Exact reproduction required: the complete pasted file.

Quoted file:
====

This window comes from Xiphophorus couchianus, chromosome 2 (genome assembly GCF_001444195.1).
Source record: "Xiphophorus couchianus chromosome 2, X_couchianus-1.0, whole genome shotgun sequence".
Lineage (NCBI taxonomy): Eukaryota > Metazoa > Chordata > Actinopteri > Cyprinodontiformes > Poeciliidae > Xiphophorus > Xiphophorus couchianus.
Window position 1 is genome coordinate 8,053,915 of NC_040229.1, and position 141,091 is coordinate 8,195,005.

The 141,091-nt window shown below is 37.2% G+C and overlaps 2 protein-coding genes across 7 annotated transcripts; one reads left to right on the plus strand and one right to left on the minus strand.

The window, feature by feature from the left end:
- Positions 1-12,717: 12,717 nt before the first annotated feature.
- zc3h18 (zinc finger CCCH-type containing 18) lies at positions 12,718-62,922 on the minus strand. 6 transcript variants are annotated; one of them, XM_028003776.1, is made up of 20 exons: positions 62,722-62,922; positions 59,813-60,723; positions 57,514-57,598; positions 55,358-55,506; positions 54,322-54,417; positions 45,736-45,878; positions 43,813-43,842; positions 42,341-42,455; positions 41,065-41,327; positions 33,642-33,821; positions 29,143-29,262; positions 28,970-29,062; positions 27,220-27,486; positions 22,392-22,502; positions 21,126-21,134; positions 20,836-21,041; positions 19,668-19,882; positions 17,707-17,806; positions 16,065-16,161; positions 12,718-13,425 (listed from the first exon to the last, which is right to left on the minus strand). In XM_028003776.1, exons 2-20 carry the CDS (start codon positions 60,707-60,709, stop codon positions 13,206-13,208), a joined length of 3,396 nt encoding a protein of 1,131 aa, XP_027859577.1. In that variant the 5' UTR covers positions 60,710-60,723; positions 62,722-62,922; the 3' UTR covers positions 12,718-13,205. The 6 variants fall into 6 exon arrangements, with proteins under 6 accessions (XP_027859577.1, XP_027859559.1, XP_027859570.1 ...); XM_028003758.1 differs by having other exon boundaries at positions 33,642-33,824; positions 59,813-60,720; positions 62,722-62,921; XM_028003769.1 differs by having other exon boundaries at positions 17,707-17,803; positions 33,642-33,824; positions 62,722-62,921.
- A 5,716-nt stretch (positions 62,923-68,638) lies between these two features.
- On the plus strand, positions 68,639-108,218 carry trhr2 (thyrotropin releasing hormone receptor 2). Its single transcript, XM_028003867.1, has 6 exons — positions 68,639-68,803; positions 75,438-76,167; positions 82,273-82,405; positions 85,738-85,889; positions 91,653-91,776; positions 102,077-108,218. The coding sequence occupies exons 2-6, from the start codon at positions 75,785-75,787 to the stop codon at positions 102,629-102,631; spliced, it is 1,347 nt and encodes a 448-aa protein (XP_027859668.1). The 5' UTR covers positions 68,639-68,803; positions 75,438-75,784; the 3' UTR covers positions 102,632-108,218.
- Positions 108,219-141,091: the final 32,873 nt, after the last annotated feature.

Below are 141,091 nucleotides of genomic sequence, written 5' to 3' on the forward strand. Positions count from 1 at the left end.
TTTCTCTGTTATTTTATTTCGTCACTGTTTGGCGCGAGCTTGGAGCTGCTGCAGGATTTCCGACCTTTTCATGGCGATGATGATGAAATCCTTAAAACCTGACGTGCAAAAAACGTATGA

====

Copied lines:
This window comes from Xiphophorus couchianus, chromosome 2 (genome assembly GCF_001444195.1).
Source record: "Xiphophorus couchianus chromosome 2, X_couchianus-1.0, whole genome shotgun sequence".
Lineage (NCBI taxonomy): Eukaryota > Metazoa > Chordata > Actinopteri > Cyprinodontiformes > Poeciliidae > Xiphophorus > Xiphophorus couchianus.
Window position 1 is genome coordinate 8,053,915 of NC_040229.1, and position 141,091 is coordinate 8,195,005.

The 141,091-nt window shown below is 37.2% G+C and overlaps 2 protein-coding genes across 7 annotated transcripts; one reads left to right on the plus strand and one right to left on the minus strand.

The window, feature by feature from the left end:
- Positions 1-12,717: 12,717 nt before the first annotated feature.
- zc3h18 (zinc finger CCCH-type containing 18) lies at positions 12,718-62,922 on the minus strand. 6 transcript variants are annotated; one of them, XM_028003776.1, is made up of 20 exons: positions 62,722-62,922; positions 59,813-60,723; positions 57,514-57,598; positions 55,358-55,506; positions 54,322-54,417; positions 45,736-45,878; positions 43,813-43,842; positions 42,341-42,455; positions 41,065-41,327; positions 33,642-33,821; positions 29,143-29,262; positions 28,970-29,062; positions 27,220-27,486; positions 22,392-22,502; positions 21,126-21,134; positions 20,836-21,041; positions 19,668-19,882; positions 17,707-17,806; positions 16,065-16,161; positions 12,718-13,425 (listed from the first exon to the last, which is right to left on the minus strand). In XM_028003776.1, exons 2-20 carry the CDS (start codon positions 60,707-60,709, stop codon positions 13,206-13,208), a joined length of 3,396 nt encoding a protein of 1,131 aa, XP_027859577.1. In that variant the 5' UTR covers positions 60,710-60,723; positions 62,722-62,922; the 3' UTR covers positions 12,718-13,205. The 6 variants fall into 6 exon arrangements, with proteins under 6 accessions (XP_027859577.1, XP_027859559.1, XP_027859570.1 ...); XM_028003758.1 differs by having other exon boundaries at positions 33,642-33,824; positions 59,813-60,720; positions 62,722-62,921; XM_028003769.1 differs by having other exon boundaries at positions 17,707-17,803; positions 33,642-33,824; positions 62,722-62,921.
- A 5,716-nt stretch (positions 62,923-68,638) lies between these two features.
- On the plus strand, positions 68,639-108,218 carry trhr2 (thyrotropin releasing hormone receptor 2). Its single transcript, XM_028003867.1, has 6 exons — positions 68,639-68,803; positions 75,438-76,167; positions 82,273-82,405; positions 85,738-85,889; positions 91,653-91,776; positions 102,077-108,218. The coding sequence occupies exons 2-6, from the start codon at positions 75,785-75,787 to the stop codon at positions 102,629-102,631; spliced, it is 1,347 nt and encodes a 448-aa protein (XP_027859668.1). The 5' UTR covers positions 68,639-68,803; positions 75,438-75,784; the 3' UTR covers positions 102,632-108,218.
- Positions 108,219-141,091: the final 32,873 nt, after the last annotated feature.

Below are 141,091 nucleotides of genomic sequence, written 5' to 3' on the forward strand. Positions count from 1 at the left end.
TTTCTCTGTTATTTTATTTCGTCACTGTTTGGCGCGAGCTTGGAGCTGCTGCAGGATTTCCGACCTTTTCATGGCGATGATGATGAAATCCTTAAAACCTGACGTGCAAAAAACGTATGA